When the Messenger (PBUH) was asked what Qurbani is, he answered, “It is the Sunnah of your father Ibrahim. For every hair of the Qurbani you receive a reward from Allah.” (Al-Tirmidhi)
With skyrocketing food prices, one in ten people will go to bed hungry tonight – that’s 811 million people without enough food to eat. And as millions of people endure displacement and conflict, only made worse by the rising cost of living across the world.
Across the globe, the cost of living is soaring as a hunger crisis hits the most vulnerable. Your Qurbani is more vital than ever, a true lifeline to those struggling for every single meal, offering hundreds of thousands of blessings to each person who gives.
This Eid al-Adha, share the blessings of Eid with the Ummah by performing a Qurbani sacrifice, from just €40, which will provide an average of 4 kilograms of meat to 4 vulnerable families.
We’re working in 12 countries around the world, supporting communities facing war, displacement, climate disasters, and marginalisation.
For many, the Qurbani sacrifice is considered a duty for all adult Muslims who qualify for Zakat, but it’s certainly encouraged and greatly rewarded for all who are able to give, with every single hair on the sacrificed animal providing blessings to those who give.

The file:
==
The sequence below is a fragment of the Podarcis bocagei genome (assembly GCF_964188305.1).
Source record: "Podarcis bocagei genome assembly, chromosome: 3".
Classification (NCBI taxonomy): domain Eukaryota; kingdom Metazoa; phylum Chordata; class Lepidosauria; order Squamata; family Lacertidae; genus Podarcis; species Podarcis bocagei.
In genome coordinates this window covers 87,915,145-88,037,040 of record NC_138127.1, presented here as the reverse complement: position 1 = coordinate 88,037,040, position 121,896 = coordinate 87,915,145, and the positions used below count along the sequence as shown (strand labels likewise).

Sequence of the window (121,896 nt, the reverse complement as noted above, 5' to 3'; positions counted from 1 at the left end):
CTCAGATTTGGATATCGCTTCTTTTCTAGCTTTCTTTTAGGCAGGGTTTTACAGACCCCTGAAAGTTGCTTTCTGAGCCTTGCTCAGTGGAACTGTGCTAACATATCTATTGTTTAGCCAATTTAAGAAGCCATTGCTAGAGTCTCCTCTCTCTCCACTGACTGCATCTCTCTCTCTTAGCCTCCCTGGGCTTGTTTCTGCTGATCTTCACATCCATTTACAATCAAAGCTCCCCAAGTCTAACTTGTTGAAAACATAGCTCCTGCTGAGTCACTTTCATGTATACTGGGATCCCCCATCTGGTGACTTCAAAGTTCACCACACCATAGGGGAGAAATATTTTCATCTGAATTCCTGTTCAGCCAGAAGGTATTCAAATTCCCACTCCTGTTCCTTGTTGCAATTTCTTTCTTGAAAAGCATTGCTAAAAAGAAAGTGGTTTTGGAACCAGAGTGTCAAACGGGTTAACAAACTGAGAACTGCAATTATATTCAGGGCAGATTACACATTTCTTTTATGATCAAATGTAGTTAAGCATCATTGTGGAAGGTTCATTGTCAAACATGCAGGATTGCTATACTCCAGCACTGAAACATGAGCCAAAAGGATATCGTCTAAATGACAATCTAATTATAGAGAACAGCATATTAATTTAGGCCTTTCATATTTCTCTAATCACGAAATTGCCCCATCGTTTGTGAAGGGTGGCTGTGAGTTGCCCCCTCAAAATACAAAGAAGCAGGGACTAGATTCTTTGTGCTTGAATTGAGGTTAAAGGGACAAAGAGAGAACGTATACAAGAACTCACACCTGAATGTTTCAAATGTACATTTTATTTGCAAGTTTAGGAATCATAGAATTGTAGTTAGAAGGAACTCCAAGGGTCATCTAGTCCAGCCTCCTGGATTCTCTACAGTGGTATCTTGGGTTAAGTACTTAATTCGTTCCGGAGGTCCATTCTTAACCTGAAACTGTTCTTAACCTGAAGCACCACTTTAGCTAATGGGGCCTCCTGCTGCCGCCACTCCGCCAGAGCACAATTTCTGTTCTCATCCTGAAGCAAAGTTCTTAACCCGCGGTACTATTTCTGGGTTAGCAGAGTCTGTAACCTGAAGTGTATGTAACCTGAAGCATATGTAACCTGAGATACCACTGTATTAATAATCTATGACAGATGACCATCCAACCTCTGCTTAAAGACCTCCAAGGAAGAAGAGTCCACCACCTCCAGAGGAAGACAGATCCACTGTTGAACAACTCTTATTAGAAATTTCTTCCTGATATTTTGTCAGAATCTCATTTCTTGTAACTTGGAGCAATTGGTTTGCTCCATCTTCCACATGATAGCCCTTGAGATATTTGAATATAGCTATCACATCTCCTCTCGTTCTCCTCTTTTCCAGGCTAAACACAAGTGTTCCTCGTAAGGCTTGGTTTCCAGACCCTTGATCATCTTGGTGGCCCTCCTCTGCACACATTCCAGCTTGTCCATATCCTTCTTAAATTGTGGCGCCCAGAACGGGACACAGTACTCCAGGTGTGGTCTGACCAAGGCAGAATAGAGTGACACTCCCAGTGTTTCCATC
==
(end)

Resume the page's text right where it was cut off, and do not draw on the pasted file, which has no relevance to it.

Same quality Qurbani, affordable options
Despite rising costs, we know times are tough, so we’ve committed to maintaining the cost of our India Qurbani this year - the cheapest one we offer at just €40 - without raising any prices to reflect our growing costs.
We’ve not changed the cost or the quality! It’s still our same fresh, nutritious Qurbani from well-cared-for animals, which we deliver to the most vulnerable communities.
If you can’t afford to give a full Qurbani donation, you can still reap the blessings of Dhul Hijjah by donating any amount to our Qurbani Fund, which we’ll pool with other donations to ensure that you still contribute to the sacrifice of Eid al-Adha.
Give whatever you can, and reap the rewards of these blessed 10 days.
The prophetic legacy
“There are no days on which righteous deeds are more beloved to Allah than these ten days.” (Bukhari)
Each year, the blessed month of Dhul Hijjah reminds us of the love, obedience, and sacrifice of our prophets.
After a lifetime of longing for a child, Ibrahim (AS) was asked to sacrifice his beloved son, Ismail, for the sake of Allah. But Allah spared Ismail at the last minute, and a ram was sacrificed in his place.
Muhammad (PBUH) sacrificed his needs for the good of the Ummah and cemented Ibrahim’s legacy by sacrificing an animal during Dhul-Hijjah.
Give a second Qurbani for the Ummah or the deceased
Did you know, that each Eid, the Messenger (PBUH) sacrificed a second animal which he dedicated to those in the Ummah who couldn’t afford to give? This act of mercy allowed his community to share in the blessings of Eid.
“The Prophet (PBUH) sacrificed for the one who could not sacrifice from his Ummah, one who bore witness to the Oneness of Allah and [his] Prophethood”. (Ahmad)